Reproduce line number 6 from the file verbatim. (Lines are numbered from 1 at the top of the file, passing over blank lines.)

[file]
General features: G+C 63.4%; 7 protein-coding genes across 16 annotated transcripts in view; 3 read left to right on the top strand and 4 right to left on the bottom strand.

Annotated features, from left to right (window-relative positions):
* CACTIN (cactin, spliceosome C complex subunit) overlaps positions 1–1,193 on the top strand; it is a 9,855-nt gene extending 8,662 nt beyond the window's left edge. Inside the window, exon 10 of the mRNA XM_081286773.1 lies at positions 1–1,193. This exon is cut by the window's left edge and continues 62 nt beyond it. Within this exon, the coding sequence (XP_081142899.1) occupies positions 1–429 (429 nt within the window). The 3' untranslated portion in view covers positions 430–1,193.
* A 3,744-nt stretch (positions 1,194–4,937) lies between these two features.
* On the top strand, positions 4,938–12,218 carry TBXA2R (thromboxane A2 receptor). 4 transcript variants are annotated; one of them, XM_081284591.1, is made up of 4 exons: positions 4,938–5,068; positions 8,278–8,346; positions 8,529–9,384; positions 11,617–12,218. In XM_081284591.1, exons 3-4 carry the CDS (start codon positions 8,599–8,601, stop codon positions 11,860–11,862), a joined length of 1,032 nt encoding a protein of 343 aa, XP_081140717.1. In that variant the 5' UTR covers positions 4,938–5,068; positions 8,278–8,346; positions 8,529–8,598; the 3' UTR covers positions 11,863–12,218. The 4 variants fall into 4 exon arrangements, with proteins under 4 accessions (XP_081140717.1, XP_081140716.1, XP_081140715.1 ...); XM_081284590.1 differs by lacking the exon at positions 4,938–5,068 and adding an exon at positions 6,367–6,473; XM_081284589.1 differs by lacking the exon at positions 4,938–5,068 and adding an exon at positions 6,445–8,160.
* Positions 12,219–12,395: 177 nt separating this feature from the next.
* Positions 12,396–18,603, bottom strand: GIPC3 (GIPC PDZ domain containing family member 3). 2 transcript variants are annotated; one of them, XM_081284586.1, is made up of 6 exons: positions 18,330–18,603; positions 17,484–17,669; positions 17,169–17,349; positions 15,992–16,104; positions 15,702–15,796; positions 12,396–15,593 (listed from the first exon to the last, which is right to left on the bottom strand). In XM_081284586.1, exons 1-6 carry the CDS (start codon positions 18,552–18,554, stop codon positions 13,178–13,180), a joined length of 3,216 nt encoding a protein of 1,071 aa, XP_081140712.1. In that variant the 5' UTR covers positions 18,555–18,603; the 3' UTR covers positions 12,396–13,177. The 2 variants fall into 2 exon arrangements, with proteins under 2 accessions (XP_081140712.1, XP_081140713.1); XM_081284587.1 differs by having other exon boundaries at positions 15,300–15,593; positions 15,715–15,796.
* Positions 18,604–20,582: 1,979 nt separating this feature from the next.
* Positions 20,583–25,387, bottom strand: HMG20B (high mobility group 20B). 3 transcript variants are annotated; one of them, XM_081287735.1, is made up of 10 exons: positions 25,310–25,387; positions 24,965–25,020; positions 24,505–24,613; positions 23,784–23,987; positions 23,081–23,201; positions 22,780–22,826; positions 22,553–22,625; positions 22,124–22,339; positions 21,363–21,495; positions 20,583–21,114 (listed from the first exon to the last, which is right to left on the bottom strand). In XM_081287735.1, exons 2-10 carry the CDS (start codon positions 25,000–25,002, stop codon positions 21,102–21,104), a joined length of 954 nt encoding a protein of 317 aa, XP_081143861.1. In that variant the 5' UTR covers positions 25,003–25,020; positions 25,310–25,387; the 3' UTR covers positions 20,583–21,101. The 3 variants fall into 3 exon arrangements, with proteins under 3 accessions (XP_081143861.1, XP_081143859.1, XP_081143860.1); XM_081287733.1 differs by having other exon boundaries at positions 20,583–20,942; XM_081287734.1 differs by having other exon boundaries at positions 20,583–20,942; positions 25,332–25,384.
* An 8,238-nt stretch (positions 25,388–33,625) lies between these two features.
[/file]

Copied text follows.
* Positions 12,219–12,395: 177 nt separating this feature from the next.